The third paper addresses “committed emissions.” My co-author is Steve Davis, and the paper builds on a suggestion from David Hawkins. Steve Davis and I track, year by year starting in 1950, the emissions still ahead from the world’s fossil-fuel power plants functioning at that time, assuming each plant shuts down 40 years after starting up. We find that this measure of global committed emissions has increased every year. We argue that the global mitigation enterprise would benefit if, routinely, “commitment accounting” and traditional emissions accounting were practiced side-by-side.

As for the achievements of my many CMI colleagues over the past 18 years, it is possible in this short note to acknowledge only very few of them. Steve Pacala continues to develops mathematical models of vegetation that predict landscape-level features (like carbon gains and losses from a forest) from ecosystem-scale attributes (like species composition). He and Elena Shevliakova then embed these aggregated land models within the global climate models of our neighboring institution, the Geophysical Fluid Dynamics Laboratory of the U.S. Department of Commerce, one of the world’s strongest climate-modeling laboratories. Jorge Sarmiento relentlessly pursues carbon flows in the ocean, notably in the past few years leading a heroic project that deploys hundreds of “Argo floats” to study the physical and chemical properties of the Southern Ocean down to two kilometers. Michael Bender and John Higgins have found the world’s oldest ice, near the surface in Antarctica. And, in the past year, Xinning Zhang has discovered a new mechanism that drives methane emissions from wetlands.

On the technology front, work led by Bob Williams, Eric Larson, and Tom Kreutz has revealed a multiplicity of new technologies that can make biomass a significant contributor to global primary energy. Bob Williams and Joan Ogden were always a step or more ahead of the world’s assessments of hydrogen production, transport, and use. And Mike Celia and George Scherer blended modeling, lab work, field measurements, and statistical analysis to scope the leakage risks associated with CO2 placed into deep geological formations.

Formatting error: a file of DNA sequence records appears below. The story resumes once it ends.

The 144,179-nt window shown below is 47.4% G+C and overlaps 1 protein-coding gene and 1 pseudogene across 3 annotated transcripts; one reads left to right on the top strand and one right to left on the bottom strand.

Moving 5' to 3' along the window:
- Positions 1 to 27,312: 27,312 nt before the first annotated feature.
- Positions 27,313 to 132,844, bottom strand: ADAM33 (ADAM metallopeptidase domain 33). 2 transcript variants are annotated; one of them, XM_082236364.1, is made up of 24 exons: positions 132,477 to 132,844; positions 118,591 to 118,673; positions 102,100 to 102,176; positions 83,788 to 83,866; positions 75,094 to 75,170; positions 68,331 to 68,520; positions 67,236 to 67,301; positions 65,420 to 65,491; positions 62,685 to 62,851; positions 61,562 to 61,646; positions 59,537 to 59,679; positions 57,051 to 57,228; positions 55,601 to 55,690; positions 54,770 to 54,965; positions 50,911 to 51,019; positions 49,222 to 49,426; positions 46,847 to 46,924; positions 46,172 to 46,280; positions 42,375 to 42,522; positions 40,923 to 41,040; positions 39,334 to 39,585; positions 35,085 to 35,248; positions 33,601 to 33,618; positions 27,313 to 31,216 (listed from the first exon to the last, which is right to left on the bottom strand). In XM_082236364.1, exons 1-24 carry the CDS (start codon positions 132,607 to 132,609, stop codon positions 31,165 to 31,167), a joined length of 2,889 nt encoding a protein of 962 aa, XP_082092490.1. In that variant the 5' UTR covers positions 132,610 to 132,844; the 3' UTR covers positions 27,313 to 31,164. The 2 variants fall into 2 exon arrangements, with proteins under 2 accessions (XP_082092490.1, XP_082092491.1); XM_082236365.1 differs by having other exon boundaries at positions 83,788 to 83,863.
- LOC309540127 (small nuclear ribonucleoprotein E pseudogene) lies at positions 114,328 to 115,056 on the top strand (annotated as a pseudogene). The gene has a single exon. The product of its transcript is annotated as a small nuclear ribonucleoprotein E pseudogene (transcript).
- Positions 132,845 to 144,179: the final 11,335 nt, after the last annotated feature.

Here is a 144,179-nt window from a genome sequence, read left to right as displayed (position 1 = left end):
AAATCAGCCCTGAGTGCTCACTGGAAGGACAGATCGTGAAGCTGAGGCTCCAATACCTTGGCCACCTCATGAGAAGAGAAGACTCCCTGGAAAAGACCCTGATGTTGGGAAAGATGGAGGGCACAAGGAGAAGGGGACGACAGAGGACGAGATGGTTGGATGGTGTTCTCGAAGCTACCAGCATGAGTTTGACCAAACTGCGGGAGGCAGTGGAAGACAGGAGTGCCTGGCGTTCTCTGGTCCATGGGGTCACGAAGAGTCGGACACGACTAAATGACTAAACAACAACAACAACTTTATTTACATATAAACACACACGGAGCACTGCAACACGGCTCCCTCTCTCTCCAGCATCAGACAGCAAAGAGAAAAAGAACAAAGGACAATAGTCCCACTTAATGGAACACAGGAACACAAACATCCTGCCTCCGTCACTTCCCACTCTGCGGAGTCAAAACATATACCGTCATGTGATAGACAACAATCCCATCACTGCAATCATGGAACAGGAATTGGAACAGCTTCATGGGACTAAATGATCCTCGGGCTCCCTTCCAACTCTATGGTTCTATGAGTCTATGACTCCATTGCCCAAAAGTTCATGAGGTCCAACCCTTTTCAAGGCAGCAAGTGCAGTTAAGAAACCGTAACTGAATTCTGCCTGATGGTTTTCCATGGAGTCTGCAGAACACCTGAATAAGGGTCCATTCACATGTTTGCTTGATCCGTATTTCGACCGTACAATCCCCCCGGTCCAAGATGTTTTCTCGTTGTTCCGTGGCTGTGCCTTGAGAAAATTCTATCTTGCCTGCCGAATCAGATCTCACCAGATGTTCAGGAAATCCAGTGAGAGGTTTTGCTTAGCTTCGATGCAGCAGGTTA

My apologies for omitting so much other work of comparable quality and impact.


Future research

The past two years have been qualitatively different from earlier CMI periods in the urgency expressed inside bp to scope out alternative transitions to a low-carbon future. The 2015 Paris Agreement has energized private corporations with global reach, including bp, as it creates the potential for countries to race not to the bottom but to the top. The consequences are particularly dramatic for countries currently investing heavily in energy infrastructure as they proceed through the early stages of industrialization. An agile company may be able to promote and profit from “leapfrogging,” i.e., the commercialization in developing countries of low-carbon technologies – and combinations of these technologies – that the world has not previously seen.

Over the seven years (the period through which CMI is funded), the oil and gas industry could encounter debilitating hostility. But that is not foreordained. I am not known for passing up opportunities to give advice, so here are three areas where I think carbon mitigation is brimming with commercial opportunity:

  1. Managing land and biocarbon There is roughly as much carbon in the land biosphere above ground as in the atmosphere, and even more in the world’s soils. Accordingly, offsetting fossil carbon emissions with land carbon build-up could proceed at large scale. But if pursued without ecological awareness, the offsets could bring both serious environmental damage and reputational risk. My shorthand is that the biosphere needs to be protected from $100 per ton of CO2 – meaning, from offsets valued at that price that elicit counterproductive activity. Princeton’s expertise in two areas of special relevance – forest science and in soil science – will be of great benefit for CMI.
  2. Pairing fossil fuels with renewables The oil and gas industry, and many others, underestimated the competitiveness of wind and solar power and the strength of the embrace of these energy sources by policy makers. Their Achilles Heel is variability. Batteries can handle variability on the scale of hours. But longer periods of lulls and clouds, as well as seasonal variability, require the invention of novel firm-power packages. The oil and gas industry needs to offer such packages.